Stimulus Bill Provides Major Funding to Local Governments
Bill will funnel millions into local services, housing assistance, health care, childcare tax credits and unemployment.
The $1.9 trillion American Rescue Plan Act signed by President Joe Biden Thursday includes nearly $600 million for Milwaukee and Milwaukee County. That’s money leaders say could help residents who have been the hardest hit during the year-long pandemic.
Milwaukee Mayor Tom Barrett said during his more than 30 years in public life, the Rescue Plan Act is the most significant piece of legislation he has ever seen.
Most of the money in the stimulus bill will go to cities and local governments to help them provide essential services to residents. The city of Milwaukee could receive about $406 million from the federal bill. Milwaukee County could receive about $186 million.
About a fourth — 22.4 percent — of people residing in the city of Milwaukee live in poverty, according to the Milwaukee Department of City Development. Nearly 17 percent of Milwaukee County residents live in poverty, according to the department.
Throughout the pandemic, the areas of the city where poverty is the most prevalent have been hit the hardest by COVID-19. African Americans, Hispanics and Native Americans living in Milwaukee have suffered the most, Barrett said.
“This has not been an equal opportunity pandemic,” Barrett said. “It has hit people who have historically been victims of systemic racism, of substandard health care, of substandard housing, of substandard opportunities, more than it has hit the upper class. And this legislation recognizes that.”
Barrett said he has met with the city’s housing team to begin talking about how the money will be spent. He wants to curb evictions, and make sure people have better housing options in the city. Barrett is also hoping an infrastructure package being considered by Biden could help with the city’s ongoing lead abatement program.
The bill includes several measures that could boost Milwaukee’s economy, including:
- Direct stimulus payments totaling $2,000.
- Extending the $300 weekly federal unemployment benefit until Sept. 6 and providing a tax break on $10,000 in unemployment benefits.
- Providing paid leave to American families.
- $137 billion for investing in vaccines and their distribution, establishing community vaccination clinics, investing in testing and sequencing, expanding the public health workforce, investing in the Disaster Relief Fund and shoring up domestic supplies.
- $30 billion in housing assistance, including rental assistance for struggling families and individuals who are homeless or at risk of becoming homeless.
- Extending a federal moratorium on evictions.
- $170 billion to K-12 schools and institutions of higher education to facilitate the safe reopening of schools and avoid layoffs.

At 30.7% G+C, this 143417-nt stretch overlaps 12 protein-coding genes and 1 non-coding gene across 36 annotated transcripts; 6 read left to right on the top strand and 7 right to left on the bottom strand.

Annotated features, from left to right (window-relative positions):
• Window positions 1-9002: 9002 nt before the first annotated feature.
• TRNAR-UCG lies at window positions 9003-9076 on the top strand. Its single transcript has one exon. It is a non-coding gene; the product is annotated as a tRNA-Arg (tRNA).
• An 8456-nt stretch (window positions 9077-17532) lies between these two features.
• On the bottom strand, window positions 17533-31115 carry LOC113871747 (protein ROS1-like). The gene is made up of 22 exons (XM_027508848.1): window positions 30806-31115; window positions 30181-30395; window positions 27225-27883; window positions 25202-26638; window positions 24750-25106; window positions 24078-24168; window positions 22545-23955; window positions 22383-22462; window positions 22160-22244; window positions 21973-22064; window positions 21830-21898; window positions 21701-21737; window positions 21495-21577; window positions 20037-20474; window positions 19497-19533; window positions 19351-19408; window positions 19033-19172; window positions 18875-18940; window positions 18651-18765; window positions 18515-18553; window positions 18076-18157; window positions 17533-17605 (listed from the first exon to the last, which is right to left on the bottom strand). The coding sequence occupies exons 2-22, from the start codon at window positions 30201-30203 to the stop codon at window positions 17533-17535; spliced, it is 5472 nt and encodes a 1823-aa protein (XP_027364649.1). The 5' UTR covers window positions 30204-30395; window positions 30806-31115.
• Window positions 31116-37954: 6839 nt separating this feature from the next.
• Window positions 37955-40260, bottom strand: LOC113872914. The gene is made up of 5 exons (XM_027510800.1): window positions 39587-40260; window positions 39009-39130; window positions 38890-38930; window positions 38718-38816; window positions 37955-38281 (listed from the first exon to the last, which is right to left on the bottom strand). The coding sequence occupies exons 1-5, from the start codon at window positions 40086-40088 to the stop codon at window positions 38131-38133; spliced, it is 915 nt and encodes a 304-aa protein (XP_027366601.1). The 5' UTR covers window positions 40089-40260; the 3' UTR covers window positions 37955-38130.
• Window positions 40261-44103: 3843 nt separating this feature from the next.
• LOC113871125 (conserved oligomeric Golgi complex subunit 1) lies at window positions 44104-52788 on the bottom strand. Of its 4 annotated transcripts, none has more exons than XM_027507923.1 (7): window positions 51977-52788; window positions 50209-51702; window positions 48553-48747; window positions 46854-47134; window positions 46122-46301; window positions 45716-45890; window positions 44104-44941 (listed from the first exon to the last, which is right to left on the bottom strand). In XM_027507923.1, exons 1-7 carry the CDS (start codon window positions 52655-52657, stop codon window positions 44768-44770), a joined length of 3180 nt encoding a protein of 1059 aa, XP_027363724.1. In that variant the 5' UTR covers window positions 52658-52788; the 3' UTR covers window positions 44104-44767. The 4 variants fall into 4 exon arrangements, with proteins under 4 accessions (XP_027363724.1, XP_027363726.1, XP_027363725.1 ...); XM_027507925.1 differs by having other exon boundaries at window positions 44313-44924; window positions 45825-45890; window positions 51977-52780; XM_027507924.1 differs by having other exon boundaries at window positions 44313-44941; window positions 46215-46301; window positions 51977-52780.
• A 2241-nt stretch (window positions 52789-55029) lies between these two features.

- $40 billion to child care providers.
- $105 billion to expand health care access, including increasing and expanding Affordable Care Act subsidies and subsidizing COBRA coverage through September.
- $143 billion in progressive tax breaks, including increasing the child tax credit and the earned income tax credit.
- $350 billion in funding for states and local governments to support businesses and essential workers on the front lines.
- $25 billion to provide grants to restaurants and bars that lost revenue due to the coronavirus.
- Creating a $10 billion infrastructure program to help local governments.
The Milwaukee Common Council released a statement Thursday saying they want to be involved in deciding how the American Rescue Plan funding is spent.
“The distribution of the CARES Act federal funding received in 2020 was almost wholly decided by Mayor Barrett and the city Budget Office, which he is in control of,” the statement said. “The ARPA allows many categories of approved funding, and each aldermanic district has its own needs and its own stakeholders who have the best perspective on how to effectively use the emergency funding.”
Moore said the $1,400 stimulus payment is desperately needed to prevent homelessness. Stimulus payments of $600 went out earlier this year. And she wants to keep fighting to make some provisions, like the child tax credit, permanent.
“One of the things in the Republican’s cross-hairs is not to give this $3,600 a year to parents. And every parent needs it,” Moore said. “People’s grocery bills have gone up, electricity bills have gone up, the demand to pay the Wi-Fi bill is not optional. It’s not for PlayStation. You have to have it for learning.”
Listen to the WPR report here.
Landmark Stimulus Plan Could Help Those Hit Hardest By Pandemic was originally published by Wisconsin Public Radio.
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